Mel says: With this piece we’re hyper-cautious about readiness and consent as part of the caring process. That’s primarily part of the learned culture of tattooing that we’ve embraced by immersing ourselves in sub-cultural tattooing spheres as far as possible. Sometimes it’s really obvious—we wouldn’t give a tattoo to someone who had been drinking alcohol or taking anything stronger, just like a tattoo studio wouldn’t. We also look out for the time people are willing to allow themselves for the ritual / performance. If someone’s in a rush or wants a clear deadline on when we’ll be finished, we take that as an indication that the moment isn’t right for them to do this, and that we can be more attentive with them if there’s no imminent deadline to work towards.

Rhiannon says: So, no one walks up and says I’ve been inspired by your piece and I want to get a tattoo?

Mel says: If they do, we say: Let’s be in touch about a future date. Overall, there were as many people who reached out to us about the project as we directly invited. There was always space for people to share among each other why they’re doing it, by speaking in small groups or speaking in a large group saying This is why I’m doing it or This is what it connects with for me. Birthmark always takes place within a group, and that’s part of the community-building aspect to the work. In all these ways it was clear there was a lot of thoughtfulness from everyone involved around questions of Why this, why now, what meaning does it carry for you?

Rhiannon says: It sounds like it is also about being listened to, being heard. Because I imagine it would be easy to feel like you’re part of a giant thing where you’re serving something else, and your own story is being lost.

Mel says: In a way that tension is what we’re exploring, because there are these numbers that mean so much for our lives and yet are so alien or soulless. Carbon emissions feel like abstract data to most people, but that have these very visceral implications. So, we ask how can we find a way into those numbers that makes them more personal? It makes a community out of the coldness of the numbers, and offers this sense that the levels could return to something safer. It takes them from being these abstractions and makes them into something more personal.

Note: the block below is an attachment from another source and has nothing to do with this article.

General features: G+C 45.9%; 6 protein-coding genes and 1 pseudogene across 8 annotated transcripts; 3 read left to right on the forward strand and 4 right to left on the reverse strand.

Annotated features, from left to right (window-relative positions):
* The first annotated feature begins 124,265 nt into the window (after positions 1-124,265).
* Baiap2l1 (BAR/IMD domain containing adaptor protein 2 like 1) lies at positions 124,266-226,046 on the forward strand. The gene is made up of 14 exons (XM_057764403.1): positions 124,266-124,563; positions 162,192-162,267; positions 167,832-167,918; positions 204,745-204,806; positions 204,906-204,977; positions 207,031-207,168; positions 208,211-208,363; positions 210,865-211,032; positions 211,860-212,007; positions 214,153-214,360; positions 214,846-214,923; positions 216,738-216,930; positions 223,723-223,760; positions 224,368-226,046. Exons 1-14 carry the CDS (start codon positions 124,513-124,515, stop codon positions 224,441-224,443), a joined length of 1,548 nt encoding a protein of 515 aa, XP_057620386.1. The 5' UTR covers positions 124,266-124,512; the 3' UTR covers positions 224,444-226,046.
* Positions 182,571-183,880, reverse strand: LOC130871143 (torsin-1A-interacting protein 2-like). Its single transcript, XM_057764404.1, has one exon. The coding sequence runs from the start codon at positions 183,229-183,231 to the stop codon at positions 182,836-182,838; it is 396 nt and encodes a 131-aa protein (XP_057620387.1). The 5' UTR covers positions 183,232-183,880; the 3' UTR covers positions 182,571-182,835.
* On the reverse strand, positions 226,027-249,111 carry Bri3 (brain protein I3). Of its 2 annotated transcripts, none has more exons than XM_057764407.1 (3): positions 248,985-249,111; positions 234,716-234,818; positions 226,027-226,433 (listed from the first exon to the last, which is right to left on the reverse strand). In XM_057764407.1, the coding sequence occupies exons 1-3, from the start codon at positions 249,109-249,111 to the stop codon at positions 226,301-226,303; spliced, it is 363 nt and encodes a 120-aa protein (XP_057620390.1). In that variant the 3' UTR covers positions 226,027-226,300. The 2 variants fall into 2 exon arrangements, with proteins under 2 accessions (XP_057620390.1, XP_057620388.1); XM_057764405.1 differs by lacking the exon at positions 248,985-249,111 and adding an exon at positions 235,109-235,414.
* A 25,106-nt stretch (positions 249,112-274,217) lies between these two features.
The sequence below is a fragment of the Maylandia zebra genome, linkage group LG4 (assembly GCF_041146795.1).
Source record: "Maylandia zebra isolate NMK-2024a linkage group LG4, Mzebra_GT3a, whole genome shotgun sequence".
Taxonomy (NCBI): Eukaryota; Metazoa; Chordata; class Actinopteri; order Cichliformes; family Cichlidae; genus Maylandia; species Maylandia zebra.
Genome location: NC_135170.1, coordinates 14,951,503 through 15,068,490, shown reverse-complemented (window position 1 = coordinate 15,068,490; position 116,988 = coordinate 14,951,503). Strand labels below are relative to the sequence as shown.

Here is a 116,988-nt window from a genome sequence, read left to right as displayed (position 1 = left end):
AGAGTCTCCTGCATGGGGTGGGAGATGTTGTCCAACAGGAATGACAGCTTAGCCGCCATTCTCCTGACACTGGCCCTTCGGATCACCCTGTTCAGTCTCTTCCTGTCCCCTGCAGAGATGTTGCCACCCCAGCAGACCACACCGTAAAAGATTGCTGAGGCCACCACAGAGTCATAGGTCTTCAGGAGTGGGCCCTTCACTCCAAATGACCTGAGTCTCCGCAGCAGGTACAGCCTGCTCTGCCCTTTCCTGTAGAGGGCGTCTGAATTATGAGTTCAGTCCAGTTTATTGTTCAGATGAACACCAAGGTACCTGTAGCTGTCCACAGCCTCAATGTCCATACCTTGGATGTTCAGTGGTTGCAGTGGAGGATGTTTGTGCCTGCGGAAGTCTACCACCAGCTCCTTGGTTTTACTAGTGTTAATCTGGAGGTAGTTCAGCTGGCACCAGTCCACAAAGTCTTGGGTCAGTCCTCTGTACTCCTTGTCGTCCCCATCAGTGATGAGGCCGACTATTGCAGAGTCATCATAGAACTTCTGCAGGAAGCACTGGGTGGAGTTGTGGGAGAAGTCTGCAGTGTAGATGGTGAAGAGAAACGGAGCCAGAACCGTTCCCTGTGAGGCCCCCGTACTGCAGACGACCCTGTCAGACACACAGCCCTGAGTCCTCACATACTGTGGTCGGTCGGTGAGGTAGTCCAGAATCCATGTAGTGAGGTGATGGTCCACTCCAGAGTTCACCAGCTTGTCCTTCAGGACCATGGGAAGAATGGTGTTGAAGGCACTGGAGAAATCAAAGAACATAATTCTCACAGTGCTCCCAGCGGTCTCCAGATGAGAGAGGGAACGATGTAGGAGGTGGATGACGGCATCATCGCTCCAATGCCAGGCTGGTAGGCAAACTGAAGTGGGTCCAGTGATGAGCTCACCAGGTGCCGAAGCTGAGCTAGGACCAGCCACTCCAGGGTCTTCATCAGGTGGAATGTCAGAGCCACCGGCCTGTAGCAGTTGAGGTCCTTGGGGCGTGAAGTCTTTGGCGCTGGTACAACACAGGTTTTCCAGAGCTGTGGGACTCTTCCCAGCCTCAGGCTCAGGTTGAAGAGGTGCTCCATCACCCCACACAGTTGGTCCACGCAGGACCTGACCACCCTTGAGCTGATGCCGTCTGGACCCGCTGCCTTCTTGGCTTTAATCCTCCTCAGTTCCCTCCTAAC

With the interactions that you were having with people in Can I Help You?, how did you negotiate that sense of beginning and end, and the expectations of the relationship? Did you stop and say, Bye, I’m off duty now?

Rhiannon says: Once we’re past the assumptions where people think I’m selling something, when they know that my proposition is this weird thing that I am just a normal human being and I’m offering free help in whatever way one human can offer another, the thing that characterises people’s reactions is their concern with taking up too much of my time.

You might assume that if you stand around on the street offering up attention someone would be bound to come up and want it all, but that just doesn’t happen. So much of it is actually about reassuring people.

For many people, after 30 seconds they think that they should leave me alone. A lot of the work I am doing is really about prolonging it to get past the three-minute mark, where then it can become half an hour and something really great can happen. So, most of that stuff that you might think would be about saying I’m off now is actually more about saying:

I’m still here,

I’m still here,

I’m still here.

and finding another mode to be together.

How do you understand personal agency and the exchange of care?

Mel writes: When centring on vulnerability in the work, it’s of course vital to consider agency and consent. It’s about allowing vulnerability to be a source of strength and power. In Birthmark, this came down to the relationship between the tattoo-giver and tattoo-receiver, one based on mutual trust, understanding, and shared community.

Mel and Rhiannon pick up the conversation in person in the pie and mash shop.

Rhiannon says: I wanted to ask you about conversation and intimacy in Birthmark: about physical contact, and about conversations that happen when something else is happening with your hands. I’m thinking about it because I've been hosting a craft table every week at a migrant support centre where people come for emergency assistance. It's there as a place you can be while you wait to be seen, which can be a very tense time. It facilitates conversation and companionship, talking about really difficult stuff to people you don't know in a language you maybe don't know very well, but meanwhile there are things being made and we've all got our eyes focussed on those. We had the idea that that might be easier somehow.

Mel says: Definitely both physical contact and a focussed task was a way in which the rhythm of the conversation in Birthmark got set up. Because we’re giving these tattoos in a range of different spaces, having carried all the kit we need to do a tattoo, but without all the apparatus found in a tattoo studio like a bed where you can position your body exactly for the right angle. It’s important for the person who’s having the tattoo to be relaxed and their muscles loose, so that you can stretch the skin in all the right ways.